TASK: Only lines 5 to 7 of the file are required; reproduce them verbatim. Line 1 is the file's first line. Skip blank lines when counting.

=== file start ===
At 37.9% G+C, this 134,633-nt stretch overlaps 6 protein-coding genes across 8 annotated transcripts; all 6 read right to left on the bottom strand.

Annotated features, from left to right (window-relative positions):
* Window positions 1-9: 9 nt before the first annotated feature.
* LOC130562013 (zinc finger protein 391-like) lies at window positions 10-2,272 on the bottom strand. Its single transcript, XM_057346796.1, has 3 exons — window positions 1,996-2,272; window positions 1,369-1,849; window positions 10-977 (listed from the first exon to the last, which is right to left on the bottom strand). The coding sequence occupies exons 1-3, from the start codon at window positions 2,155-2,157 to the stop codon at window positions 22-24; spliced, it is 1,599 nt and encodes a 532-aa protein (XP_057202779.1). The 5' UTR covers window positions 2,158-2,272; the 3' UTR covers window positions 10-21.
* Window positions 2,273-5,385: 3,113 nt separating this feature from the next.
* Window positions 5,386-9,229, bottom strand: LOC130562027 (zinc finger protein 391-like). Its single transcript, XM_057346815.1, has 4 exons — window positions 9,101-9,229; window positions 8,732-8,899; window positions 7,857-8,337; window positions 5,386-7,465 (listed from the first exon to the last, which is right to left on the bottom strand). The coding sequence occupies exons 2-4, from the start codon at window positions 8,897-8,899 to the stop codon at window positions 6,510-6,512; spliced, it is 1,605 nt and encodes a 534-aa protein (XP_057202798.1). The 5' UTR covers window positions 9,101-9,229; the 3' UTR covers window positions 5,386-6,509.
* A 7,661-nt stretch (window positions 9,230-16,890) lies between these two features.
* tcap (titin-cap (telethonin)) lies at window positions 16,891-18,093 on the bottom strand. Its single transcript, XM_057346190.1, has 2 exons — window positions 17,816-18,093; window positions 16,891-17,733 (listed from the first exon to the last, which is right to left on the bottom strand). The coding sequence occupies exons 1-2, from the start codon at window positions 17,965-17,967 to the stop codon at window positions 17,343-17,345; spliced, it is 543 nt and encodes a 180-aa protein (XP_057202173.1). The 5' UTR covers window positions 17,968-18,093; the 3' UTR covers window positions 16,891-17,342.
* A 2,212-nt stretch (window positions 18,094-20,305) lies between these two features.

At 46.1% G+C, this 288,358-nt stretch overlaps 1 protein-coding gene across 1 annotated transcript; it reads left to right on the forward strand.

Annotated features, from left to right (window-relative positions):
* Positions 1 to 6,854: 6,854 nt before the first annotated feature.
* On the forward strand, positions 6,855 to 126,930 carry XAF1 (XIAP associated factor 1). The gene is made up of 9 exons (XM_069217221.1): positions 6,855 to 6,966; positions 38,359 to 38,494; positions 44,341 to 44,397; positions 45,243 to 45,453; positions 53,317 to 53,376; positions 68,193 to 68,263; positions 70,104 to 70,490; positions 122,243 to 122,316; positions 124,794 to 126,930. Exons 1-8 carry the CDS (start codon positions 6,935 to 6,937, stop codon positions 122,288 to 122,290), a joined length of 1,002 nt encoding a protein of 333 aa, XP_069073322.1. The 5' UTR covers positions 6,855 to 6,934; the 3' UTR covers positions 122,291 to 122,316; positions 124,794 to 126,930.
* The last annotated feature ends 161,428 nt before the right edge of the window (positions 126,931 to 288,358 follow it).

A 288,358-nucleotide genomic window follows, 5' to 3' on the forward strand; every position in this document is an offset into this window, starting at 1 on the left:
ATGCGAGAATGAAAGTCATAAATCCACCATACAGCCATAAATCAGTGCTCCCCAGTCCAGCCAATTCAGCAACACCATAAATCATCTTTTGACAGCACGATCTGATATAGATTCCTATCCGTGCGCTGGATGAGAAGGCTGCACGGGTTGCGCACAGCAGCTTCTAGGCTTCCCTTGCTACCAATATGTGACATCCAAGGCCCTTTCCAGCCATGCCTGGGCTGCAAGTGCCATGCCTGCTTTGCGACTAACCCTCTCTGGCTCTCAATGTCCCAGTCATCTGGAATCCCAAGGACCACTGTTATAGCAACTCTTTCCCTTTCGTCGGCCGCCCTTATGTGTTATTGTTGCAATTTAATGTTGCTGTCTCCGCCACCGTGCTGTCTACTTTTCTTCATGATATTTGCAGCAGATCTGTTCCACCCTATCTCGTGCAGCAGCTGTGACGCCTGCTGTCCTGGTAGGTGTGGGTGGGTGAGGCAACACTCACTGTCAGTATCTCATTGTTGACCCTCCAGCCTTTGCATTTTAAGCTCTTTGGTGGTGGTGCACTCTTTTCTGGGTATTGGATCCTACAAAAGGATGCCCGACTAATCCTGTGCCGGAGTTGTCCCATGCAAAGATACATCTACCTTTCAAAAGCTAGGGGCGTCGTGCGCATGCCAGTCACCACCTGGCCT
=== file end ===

* Window positions 2,273-5,385: 3,113 nt separating this feature from the next.
* Window positions 5,386-9,229, bottom strand: LOC130562027 (zinc finger protein 391-like). Its single transcript, XM_057346815.1, has 4 exons — window positions 9,101-9,229; window positions 8,732-8,899; window positions 7,857-8,337; window positions 5,386-7,465 (listed from the first exon to the last, which is right to left on the bottom strand). The coding sequence occupies exons 2-4, from the start codon at window positions 8,897-8,899 to the stop codon at window positions 6,510-6,512; spliced, it is 1,605 nt and encodes a 534-aa protein (XP_057202798.1). The 5' UTR covers window positions 9,101-9,229; the 3' UTR covers window positions 5,386-6,509.
* A 7,661-nt stretch (window positions 9,230-16,890) lies between these two features.